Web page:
Legal liability part two: managing risk

This might come as a shock but the truth is that you don’t have to have done
anything wrong to receive a solicitor’s letter demanding compensation.

A change of management, corporate financial difficulties, boardroom politics
or simple greed can all result in clients not wanting to pay a consultant for
delivering advice, service or a system, and looking to a solicitor to help them.

The first and, in my view, most important ingredient of effective risk
management is corporate consciousness. The risks and potentially disastrous
effects have to be fully appreciated at board level. For a culture of risk
identification and reduction to permeate a business, the lead has to come from
the very top.

It is no coincidence that leading companies have a risk management function
at the executive level, often backed up by a large internal legal team.
For smaller businesses, the practical effect of litigation can be even more
crippling and it is essential for business owners to take it seriously.

Many consultants have said to me ‘it could never happen to me’ or ‘my client
is a personal friend and would never dream of suing me’. The first step in
effective risk management is to accept that risks really do exist.

For example, it is generally accepted by the scientific community that one
day an asteroid will collide with the Earth. What we don’t know is where and
when it will hit, or what it will look like. The likelihood of this happening in
the next 50 years may be very low, but the risk still exists.

Once a consultant accepts that risks do exist, the next practical step is to
identify the risks facing the business. To be effective and avoid or reduce the
big loss you will never know about, this needs to be an ongoing process and
eventually part of your business culture.

To identify such a culture in practice, imagine a consultant negotiating a
new piece of work with a sophisticated client who includes a clever penalty cla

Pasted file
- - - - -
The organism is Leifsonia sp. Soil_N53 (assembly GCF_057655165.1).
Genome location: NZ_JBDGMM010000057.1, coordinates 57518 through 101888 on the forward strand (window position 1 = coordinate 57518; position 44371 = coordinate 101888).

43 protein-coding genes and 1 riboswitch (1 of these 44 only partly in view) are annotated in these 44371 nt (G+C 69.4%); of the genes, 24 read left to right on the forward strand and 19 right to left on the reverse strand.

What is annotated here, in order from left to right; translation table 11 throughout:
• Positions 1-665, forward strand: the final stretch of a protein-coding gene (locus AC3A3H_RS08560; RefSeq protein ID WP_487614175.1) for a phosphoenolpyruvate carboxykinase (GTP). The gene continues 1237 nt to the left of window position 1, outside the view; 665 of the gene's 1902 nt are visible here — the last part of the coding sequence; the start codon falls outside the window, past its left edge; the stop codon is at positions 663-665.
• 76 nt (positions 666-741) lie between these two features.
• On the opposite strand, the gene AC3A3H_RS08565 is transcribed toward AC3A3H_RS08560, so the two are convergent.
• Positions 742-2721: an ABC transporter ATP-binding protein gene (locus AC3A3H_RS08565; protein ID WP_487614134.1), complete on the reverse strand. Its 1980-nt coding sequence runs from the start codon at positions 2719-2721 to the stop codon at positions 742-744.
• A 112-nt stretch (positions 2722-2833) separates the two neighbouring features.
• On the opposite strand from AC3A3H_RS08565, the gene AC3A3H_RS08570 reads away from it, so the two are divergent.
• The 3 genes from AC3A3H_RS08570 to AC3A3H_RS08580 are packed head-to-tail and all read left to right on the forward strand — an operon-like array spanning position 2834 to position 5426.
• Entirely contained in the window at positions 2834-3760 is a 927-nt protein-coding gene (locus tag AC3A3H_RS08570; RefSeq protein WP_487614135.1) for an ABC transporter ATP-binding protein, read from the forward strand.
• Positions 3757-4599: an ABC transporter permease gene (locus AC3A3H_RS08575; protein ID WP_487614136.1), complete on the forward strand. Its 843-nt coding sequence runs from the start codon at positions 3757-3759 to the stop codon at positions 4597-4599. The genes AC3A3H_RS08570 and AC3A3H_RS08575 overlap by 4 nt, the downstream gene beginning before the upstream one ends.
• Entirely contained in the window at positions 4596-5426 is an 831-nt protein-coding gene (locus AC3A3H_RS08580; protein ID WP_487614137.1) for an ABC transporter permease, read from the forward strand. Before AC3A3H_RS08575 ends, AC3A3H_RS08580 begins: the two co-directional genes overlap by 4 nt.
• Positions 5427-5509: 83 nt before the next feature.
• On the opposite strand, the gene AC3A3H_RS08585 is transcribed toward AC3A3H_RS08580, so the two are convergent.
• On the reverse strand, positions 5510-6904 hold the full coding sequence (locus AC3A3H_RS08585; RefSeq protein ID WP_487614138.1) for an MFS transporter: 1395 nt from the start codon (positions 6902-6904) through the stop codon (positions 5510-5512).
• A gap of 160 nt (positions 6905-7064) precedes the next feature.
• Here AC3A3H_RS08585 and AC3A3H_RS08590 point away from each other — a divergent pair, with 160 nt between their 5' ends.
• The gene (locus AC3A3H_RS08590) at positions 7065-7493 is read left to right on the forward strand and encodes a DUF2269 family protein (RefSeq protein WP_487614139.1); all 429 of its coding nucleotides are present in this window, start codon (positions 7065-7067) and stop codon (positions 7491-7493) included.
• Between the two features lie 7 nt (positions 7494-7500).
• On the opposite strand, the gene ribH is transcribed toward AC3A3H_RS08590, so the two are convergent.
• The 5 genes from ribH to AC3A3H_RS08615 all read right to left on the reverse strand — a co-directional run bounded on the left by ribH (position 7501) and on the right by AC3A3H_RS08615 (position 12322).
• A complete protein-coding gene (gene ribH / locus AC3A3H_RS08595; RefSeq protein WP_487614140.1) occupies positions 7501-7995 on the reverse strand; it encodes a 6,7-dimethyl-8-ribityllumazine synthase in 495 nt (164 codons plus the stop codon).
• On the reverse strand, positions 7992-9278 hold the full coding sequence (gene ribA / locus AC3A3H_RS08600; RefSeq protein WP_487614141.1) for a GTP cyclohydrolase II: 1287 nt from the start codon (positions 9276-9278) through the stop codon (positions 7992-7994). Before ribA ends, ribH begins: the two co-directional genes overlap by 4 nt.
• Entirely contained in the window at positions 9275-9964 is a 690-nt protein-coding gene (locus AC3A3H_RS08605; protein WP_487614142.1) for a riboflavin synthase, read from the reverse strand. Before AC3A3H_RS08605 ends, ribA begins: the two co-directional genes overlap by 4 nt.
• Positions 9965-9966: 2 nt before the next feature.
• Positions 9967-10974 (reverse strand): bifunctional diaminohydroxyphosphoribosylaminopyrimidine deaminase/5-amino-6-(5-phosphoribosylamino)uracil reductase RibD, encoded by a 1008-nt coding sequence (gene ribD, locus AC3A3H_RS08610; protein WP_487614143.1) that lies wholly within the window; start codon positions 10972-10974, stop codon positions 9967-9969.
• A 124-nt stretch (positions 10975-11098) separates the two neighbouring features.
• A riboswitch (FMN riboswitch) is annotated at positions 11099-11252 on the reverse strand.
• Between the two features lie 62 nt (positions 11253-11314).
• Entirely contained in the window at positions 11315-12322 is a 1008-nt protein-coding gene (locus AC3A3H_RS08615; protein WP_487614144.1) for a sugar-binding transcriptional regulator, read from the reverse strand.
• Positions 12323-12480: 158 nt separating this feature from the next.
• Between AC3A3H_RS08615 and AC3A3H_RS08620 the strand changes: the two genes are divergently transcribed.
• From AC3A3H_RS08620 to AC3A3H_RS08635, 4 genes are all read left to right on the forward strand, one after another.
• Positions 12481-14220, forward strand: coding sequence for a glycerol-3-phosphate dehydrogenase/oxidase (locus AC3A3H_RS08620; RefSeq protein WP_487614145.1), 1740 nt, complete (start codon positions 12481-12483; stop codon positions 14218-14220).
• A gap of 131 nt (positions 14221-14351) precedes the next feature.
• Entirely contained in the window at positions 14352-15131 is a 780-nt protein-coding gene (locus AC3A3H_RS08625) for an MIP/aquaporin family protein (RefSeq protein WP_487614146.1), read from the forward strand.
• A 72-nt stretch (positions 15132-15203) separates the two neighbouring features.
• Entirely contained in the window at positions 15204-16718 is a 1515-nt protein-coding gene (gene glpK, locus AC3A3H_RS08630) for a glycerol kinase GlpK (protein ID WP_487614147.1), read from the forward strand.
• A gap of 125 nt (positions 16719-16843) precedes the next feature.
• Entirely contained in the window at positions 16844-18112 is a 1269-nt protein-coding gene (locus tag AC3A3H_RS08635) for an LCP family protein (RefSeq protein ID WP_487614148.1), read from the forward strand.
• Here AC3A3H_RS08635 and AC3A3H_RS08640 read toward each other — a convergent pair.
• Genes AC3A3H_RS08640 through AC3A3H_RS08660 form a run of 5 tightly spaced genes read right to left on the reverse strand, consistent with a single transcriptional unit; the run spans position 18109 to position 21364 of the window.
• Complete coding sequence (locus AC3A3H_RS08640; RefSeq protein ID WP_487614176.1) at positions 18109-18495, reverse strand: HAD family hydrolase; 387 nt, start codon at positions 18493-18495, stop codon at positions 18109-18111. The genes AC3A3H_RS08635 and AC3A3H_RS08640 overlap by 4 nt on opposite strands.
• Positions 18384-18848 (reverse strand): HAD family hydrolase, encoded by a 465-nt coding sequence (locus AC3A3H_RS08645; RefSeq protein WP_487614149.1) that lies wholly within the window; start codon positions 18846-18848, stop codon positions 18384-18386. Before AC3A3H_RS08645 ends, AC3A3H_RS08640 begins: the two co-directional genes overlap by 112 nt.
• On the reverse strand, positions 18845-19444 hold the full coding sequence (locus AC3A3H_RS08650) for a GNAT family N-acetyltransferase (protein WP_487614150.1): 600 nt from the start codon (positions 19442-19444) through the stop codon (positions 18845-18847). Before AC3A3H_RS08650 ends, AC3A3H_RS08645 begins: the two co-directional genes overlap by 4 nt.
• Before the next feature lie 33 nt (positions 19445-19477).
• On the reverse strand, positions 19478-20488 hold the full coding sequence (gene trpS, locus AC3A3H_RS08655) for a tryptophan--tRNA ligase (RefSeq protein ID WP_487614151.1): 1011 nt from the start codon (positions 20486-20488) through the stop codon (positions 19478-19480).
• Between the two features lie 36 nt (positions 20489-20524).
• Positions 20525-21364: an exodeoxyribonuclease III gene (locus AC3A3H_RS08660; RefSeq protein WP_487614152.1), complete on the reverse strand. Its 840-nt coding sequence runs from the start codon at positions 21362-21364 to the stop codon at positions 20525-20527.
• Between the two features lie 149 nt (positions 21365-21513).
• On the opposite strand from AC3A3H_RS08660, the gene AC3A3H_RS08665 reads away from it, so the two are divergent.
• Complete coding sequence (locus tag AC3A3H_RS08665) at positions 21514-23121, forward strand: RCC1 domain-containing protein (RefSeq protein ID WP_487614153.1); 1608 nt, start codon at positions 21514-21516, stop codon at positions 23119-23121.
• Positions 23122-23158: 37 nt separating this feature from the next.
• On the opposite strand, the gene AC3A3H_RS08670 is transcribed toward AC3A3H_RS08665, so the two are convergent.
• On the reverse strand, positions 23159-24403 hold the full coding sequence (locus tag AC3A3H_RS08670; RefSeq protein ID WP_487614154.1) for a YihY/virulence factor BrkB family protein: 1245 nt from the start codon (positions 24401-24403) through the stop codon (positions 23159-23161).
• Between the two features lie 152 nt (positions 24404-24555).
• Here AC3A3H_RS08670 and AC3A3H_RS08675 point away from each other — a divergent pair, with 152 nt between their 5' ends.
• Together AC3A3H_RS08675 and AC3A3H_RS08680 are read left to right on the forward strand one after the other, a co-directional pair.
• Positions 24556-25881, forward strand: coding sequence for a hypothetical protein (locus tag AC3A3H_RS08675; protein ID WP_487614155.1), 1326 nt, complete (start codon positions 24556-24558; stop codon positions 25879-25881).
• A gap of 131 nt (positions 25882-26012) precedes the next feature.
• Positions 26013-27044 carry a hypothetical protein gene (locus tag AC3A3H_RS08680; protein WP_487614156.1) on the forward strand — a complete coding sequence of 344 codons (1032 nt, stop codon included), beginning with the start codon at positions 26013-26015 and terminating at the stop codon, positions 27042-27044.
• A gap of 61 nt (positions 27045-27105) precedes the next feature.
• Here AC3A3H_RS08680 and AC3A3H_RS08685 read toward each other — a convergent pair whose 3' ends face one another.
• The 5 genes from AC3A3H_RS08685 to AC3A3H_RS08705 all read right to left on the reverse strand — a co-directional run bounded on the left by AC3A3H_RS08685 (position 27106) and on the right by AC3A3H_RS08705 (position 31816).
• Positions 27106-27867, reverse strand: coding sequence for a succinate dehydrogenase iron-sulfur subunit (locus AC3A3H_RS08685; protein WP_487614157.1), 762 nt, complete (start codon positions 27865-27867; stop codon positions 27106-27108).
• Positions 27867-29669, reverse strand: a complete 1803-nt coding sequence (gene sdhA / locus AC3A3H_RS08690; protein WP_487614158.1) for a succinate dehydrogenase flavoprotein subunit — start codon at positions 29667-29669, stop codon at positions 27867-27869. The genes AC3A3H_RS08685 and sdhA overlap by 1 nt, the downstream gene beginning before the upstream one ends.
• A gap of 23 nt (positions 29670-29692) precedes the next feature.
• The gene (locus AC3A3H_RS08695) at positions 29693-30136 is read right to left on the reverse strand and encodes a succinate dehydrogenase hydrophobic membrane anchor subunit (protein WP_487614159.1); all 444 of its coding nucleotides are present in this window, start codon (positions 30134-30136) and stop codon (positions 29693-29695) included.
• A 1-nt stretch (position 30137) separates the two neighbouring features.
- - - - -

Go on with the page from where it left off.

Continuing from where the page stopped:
use in the contract. If the consultant can confidently bring this to the
attention of the consultancy’s legal or management team (despite the possibility
of it leading to the loss of the work), then the firm will have successfully
developed a risk-conscious culture.

Another key area where careful risk management can save thousands of pounds
is complaint and contract management. For example, does every person in your
firm know how to respond to and escalate complaints? An assumption that
complaints will go away or somehow sort themselves out can lead to disastrous
delays and, more importantly, prevent the problem being resolved quickly and
efficiently. And don’t forget, criticism from a client is not always something
that a consultant wants to tell their manager about.

When looking at the risks facing your business, you need to consider physical
risks (such as property damage and bodily injury), financial risks, credit
risks, reputational risks and any other type of risk that might affect your
business. You know your business better than anyone else and are best placed to
identify weak spots.
Once you have identified a comprehensive list of risk types, you need to
quantify the potential impact to the business, both in terms of the likelihood
of it happening and the possible outcome if things go wrong.

In the case of the asteroid hitting Earth, the probable outcome would be
total devastation, but the likelihood of occurrence is so small, based on our
current knowledge levels, that we can discount the risk.

For tangible risks with a material chance of occurrence ­ for example,
default by your clients ­ the next step is to minimise the risk. Tightening up
payment terms or increasing the frequency of payment chasing are practical steps
you can take.
Most risks are capable of being reduced or managed, but very few can be removed
altogether. For this latent exposure, the final step is to consider ‘effective
risk transfer’ ­ removing the potential impact from your balance sheet and put
ting it onto someone else’s ­ which will be covered in next month’s concluding
article in this series.

Gary Head is professions underwriting director at Hiscox

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